Lee Baca is the Sheriff of Los Angeles County and he might have made his worst mistake ever. He was at the helm when he hired deputies from a defunct county police force. The hiring went on despite some candidates having known histories of prior criminal convictions and extremely poor job performance. Worse, it took an investigation by LA Times reporters to show that the department knew about the dismal records, yet did nothing. According to a Dec.18 LA Times article, Baca is just now admitting that his department should not have hired the deputies.
The performance and criminal issues are stunning, considering that Baca was aware of his responsibilities as Sheriff. During an interview, he said that
"People have to trust that we're hiring the best and brightest … because of the awesome authority and responsibility our deputies have. Almost everything we do is predicated on public trust."
The problem hires included 51 deputies and supervisors, plus 33 jail workers. 280 people were hired in all, but as many as 100 have something wrong with their records. Further investigation might identify even more problem hires.
After the Times exposed the problem, the LA county Board of Supervisors demanded a report from Baca. He sent a two-page letter admitting that his department violated hiring standards, but saying little about the real issues. He ultimately passed the buck by claiming he delegated the entire matter to Undersheriff Larry Waldie.
Baca insists he demanded the “highest standards” in the hiring decisions, but the board of supervisors is not buying his explanation. Baca did not tell how or why the hires went on, despite being obviously bad decisions. Waldie vaguely claims he was pressured by the board to make the hires. The board is demanding more information as Baca never really explained how or why the hiring continued.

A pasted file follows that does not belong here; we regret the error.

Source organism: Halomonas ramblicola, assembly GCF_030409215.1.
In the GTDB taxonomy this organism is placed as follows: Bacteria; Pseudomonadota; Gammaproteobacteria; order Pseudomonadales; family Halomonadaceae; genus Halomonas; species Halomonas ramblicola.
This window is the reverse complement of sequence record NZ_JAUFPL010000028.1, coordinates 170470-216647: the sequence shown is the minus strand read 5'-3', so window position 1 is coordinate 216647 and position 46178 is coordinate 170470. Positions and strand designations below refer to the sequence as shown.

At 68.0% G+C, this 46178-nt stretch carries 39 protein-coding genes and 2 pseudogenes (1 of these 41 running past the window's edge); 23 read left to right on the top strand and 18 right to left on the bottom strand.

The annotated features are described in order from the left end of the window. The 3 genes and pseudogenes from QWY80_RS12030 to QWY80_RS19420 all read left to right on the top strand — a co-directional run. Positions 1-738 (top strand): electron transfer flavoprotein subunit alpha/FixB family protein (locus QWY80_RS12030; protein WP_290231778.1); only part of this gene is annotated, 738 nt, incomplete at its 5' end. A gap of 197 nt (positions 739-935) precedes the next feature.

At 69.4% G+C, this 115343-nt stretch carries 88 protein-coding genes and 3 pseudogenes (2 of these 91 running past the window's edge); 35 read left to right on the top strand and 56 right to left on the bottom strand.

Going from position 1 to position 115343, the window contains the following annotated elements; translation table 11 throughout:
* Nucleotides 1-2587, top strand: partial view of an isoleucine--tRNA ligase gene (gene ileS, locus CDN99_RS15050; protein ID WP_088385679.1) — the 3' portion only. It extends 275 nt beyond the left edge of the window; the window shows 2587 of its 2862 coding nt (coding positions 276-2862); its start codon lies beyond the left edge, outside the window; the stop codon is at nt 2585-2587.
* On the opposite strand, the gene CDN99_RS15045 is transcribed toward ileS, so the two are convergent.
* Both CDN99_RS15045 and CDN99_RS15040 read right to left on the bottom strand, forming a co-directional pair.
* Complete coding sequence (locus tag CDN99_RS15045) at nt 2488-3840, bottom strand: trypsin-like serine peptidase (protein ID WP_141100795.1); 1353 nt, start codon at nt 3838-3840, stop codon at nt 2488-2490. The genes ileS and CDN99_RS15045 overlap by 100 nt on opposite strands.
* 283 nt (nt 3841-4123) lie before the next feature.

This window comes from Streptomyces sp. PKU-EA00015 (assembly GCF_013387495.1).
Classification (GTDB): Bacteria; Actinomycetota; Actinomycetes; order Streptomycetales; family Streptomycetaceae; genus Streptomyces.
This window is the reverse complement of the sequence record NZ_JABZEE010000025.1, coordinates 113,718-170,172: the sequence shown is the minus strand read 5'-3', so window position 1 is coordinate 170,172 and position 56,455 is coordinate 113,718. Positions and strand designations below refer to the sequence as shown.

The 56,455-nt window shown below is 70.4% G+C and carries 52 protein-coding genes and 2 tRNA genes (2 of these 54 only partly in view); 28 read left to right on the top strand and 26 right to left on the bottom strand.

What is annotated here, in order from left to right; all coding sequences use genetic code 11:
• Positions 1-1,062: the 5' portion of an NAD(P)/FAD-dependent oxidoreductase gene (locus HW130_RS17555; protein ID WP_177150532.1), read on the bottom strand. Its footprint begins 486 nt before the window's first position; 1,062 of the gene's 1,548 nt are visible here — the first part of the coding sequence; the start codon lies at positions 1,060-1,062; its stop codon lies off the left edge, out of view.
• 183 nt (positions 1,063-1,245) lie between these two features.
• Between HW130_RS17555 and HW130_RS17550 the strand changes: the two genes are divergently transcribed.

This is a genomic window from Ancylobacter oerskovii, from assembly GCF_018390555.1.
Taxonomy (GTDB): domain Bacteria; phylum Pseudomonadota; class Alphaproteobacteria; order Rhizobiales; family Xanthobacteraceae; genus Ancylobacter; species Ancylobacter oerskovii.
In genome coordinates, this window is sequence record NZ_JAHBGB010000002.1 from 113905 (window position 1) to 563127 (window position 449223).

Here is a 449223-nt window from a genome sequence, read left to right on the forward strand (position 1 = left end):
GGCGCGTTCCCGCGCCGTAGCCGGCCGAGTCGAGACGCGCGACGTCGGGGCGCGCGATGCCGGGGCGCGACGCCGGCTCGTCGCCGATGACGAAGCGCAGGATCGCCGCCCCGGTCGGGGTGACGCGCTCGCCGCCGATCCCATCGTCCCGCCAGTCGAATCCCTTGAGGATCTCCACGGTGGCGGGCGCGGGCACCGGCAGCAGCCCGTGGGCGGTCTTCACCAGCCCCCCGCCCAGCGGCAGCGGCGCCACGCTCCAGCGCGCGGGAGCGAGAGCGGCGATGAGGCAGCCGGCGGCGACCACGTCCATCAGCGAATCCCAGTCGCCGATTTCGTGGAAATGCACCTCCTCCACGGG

In the next outrage, the department claims it might not be able to get rid of the problem deputies. This is in spite of dozens of deputies with past problems like having sex while at work, stealing, accidental weapons discharge and falsifying records. One deputy fired her gun at her husband as he was trying to escape her attack. Another had already been fired from the LAPD for lying. Another was put to work at the jail in the midst of brutality complaints.
Knowingly hiring problem deputies, covering up their issues and keeping them on the job is somehow expected to make them immune to being fired. Baca actually stated plans to shove them into less “sensitive” positions and out of the limelight. There is also mention of more training and special monitoring.
An attorney for the police union thinks that the above makes sense. He said,
"The department has known for years their background and that background was vetted, and the good and the bad was revealed. It went to the highest levels of the department for review,"
It is unclear what will happen to Baca and Waldie. Baca is 71 years old and his fifth term should be his last. A Dec.10 CNN article says that 18 of his deputies were indicted for corruption and civil rights violations.
According to an Aug. 26 NPR article, he is under scrutiny for much more malfeasance under his leadership. In August, the FBI investigated jail abuse so bad that bones were shattered, teeth were kicked in and wounds required dozens of stitches.
In July, the Justice Department investigated Antelope Valley deputies who were roaming the area and making unconstitutional and racially based stops. Their searches and seizures mostly went against Blacks and Latinos.
Baca’s tends to pass blame by claiming to have delegated responsibility. Or, he sees himself as powerless to do anything. Finally, he dodges giving answers and promises future improvements. Time is running out on those tactics and Baca will eventually be forced to account for his department’s failures.